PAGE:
BY MUSA ILALLAH
Even though President Buhari’s desire on the launching of the Anchor borrowers programme, ABP in 2015 was strategically aimed at delisting Nigeria from the list of rice importers, little did he know that the programme will achieve great success within a record time. The Central Bank of Nigeria, CBN Anchor Borrowers Programme inaugurated on November 17, 2015 by President Muhammadu Buhari is intended to create a linkage between anchor companies involved and small holder farmers of key agricultural commodities, mainly rice.
Since then, the multiplier effect of the programme was enormous with millions of people getting engaged as farmers, millers, small scale traders of rice across the country.
Even the Rice farmers Association, RIFAN’s National Deputy Secretary, Alhaji Iliasu Awodi has recently confirmed that more than 10 million farmers nationwide have benefitted from the CBN anchor borrowers programme. In the words of Awodi, ‘’we are already competing with the international community since we produce our rice with the same quality being produced abroad.’’
There are reports making the rounds that Nigerias rice is being sought by countries in Africa and the Middle East.
It is also on record that the CBN Director of Communications, Isaac Okorafor had told an audience at the Abuja International trade fair that 1, 140, 854 farmers have so far participated in the production of 17 agricultural programmes under its Anchor borrowers programme from the programme’s inception in 2015 to June 2019.
Largely because of the people’s friendly agricultural policies, the country has as at today significantly reduced its import of rice by 3.7million metric tons.
Nigeria’s Chief Executive Officer of its Export Promotion Council, Segun Awolowo had disclosed that with the country’s rice production put at 4.9million metric tons, dependence on foreign rice has declined from 4.5 million metric tons to 800,000 metric tons. According to Awolowo, Nigeria is among the top 16 rice producers in the world with production value put at more than N690billion.
Reports from Food and Agricultural Organisation, FAO; Rice Farmers Association, RIFAN; Nigeria’s Federal ministry of Agriculture among others put Nigeria as the largest producer of the staple- Rice in recent times.
Presently, Nigeria has overtaken Egypt as the largest producer of rice in the continent. Nigeria now produces 8 million tons of rice annually as against Egypt’s 4.3 million tons per annum. On the average, all the African countries put together produce 14.6 million tons of rice annually.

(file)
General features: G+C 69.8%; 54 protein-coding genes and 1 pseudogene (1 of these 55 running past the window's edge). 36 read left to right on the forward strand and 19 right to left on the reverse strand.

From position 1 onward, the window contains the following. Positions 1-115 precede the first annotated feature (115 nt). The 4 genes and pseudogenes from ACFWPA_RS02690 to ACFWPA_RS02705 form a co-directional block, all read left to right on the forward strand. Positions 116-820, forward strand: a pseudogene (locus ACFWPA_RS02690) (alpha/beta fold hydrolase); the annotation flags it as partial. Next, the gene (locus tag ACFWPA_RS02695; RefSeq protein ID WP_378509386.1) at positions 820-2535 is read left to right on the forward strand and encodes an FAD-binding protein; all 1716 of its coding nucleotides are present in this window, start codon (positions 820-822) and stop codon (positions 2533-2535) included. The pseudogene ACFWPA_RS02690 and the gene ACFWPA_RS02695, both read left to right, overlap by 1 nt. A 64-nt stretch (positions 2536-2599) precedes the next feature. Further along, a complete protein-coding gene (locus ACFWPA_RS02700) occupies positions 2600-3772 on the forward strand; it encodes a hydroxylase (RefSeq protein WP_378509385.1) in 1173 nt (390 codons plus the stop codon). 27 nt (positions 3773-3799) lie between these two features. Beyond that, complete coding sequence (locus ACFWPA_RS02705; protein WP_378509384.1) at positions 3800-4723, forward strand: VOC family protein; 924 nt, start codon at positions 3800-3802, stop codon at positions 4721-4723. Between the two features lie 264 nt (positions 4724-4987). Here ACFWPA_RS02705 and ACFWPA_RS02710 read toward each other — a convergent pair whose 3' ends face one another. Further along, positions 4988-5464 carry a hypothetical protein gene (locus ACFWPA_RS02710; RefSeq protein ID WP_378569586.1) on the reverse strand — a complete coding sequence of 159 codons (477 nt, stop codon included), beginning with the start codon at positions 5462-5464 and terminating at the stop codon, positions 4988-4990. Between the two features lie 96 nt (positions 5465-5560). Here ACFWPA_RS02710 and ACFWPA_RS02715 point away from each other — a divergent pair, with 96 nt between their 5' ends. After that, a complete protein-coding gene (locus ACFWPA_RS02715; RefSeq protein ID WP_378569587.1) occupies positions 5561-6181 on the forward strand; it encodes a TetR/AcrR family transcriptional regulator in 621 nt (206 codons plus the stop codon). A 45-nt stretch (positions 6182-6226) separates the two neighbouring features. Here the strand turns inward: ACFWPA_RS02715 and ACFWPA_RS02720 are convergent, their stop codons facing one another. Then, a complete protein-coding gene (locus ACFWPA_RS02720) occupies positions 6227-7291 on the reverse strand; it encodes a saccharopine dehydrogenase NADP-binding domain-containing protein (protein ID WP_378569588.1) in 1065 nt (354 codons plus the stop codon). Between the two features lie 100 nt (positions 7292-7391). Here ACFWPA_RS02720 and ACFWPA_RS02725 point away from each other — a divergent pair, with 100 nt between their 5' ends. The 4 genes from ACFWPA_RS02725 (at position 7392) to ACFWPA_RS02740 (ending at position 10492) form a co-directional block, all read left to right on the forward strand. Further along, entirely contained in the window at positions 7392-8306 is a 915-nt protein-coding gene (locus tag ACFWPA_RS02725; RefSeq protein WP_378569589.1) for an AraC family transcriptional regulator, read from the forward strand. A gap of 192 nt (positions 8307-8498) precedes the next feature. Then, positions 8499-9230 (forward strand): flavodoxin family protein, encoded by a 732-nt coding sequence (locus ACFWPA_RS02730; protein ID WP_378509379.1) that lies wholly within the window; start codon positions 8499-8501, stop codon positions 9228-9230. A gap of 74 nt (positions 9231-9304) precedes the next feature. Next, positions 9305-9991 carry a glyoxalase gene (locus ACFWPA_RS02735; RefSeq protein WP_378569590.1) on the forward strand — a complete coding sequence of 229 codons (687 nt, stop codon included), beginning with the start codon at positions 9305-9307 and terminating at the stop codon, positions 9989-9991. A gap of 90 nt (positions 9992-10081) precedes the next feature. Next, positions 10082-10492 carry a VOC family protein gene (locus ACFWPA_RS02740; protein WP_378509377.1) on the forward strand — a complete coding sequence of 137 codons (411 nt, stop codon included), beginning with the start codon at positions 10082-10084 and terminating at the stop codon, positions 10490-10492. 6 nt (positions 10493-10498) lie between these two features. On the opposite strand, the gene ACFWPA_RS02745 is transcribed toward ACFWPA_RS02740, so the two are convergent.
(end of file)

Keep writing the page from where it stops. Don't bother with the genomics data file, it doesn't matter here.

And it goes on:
Even President Buhari has maintained that his administration’s rice revolution has made the nation attain food sufficiency, especially in rice production.
The closure of the country’s borders by the Federal Government last year was largely targeted putting a stop to large scale smuggling into Nigeria and consequently government getting its dues of taxes through payment of duties by importers.
The fallout of government’s emphasis on agriculture, particularly rice production is the springing up of hundreds of thousands of major and small scale rice mills across the lengths and breadths of the country. Hundreds more are being constructed daily in the north, south, east and west of the country to support this unique initiative of government. Even state and local governments, Universities, institutions, communities, organisations and individuals have taken up the challenge to flood the nation with Rice as the most staple food in the country. Hundreds of thousands of jobs are daily being created through the rice value chain in the country.
Reports have recently indicated that a business mogul and Chairman of Max Air Holdings, Dahiru Mangal has started constructing a N20 billion rice mill in Katsina. It will be the biggest rice mill in the African continent. The 36 tons mill per hour will come on stream in two months time. This will go a long way in further revolutionising rice production in Nigeria.
Counting the benefits of the border closure, a professional news magazine, ‘Economic Confidential’ after a painstaking 3 weeks survey on foreign rice came to the conclusion that today only 37%of rice in the Nigerian markets is foreign. This success is largely attributable to government’s emphasis on rice production through support to all manner of rice farmers by anchor borrowers’ programme and the border closure. The report indicated that as at April last year 70% of the rice in the market was foreign.
What the government needs to do to further push the benefits achieved so far is to among others consolidate and enhance the gains of the anchor borrowers programme and the border closure so that more and more farmers can cash in and grow more food, particularly Nigeria’s staple, rice.
Government must as a matter necessity liberalise the policies and programmes of rice production by institutionalising incentives for farmers, millers and marketers along the value chain.
Availability of farm inputs, fertiliser, implements, herbicides and pesticides among others at subsidised rates with minimal ease of accessibility will go a long way in boosting rice production in the country. This will go a long way in making government achieve its target of lifting 100million Nigerians out of poverty.
It is therefore not in doubt that the PMB’s administration efforts to institutionalise and put agriculture on a strong footing is on course. Nigerians must compliment this resolve by lending their hands of support to achieve the set goals. This will undoubtedly liberate the country from being a rice import dependent country to one that is sufficient in local production and make its surplus available for export.
Ilallah wrote in from EMEKA ANYAOKU STREET, ABUJA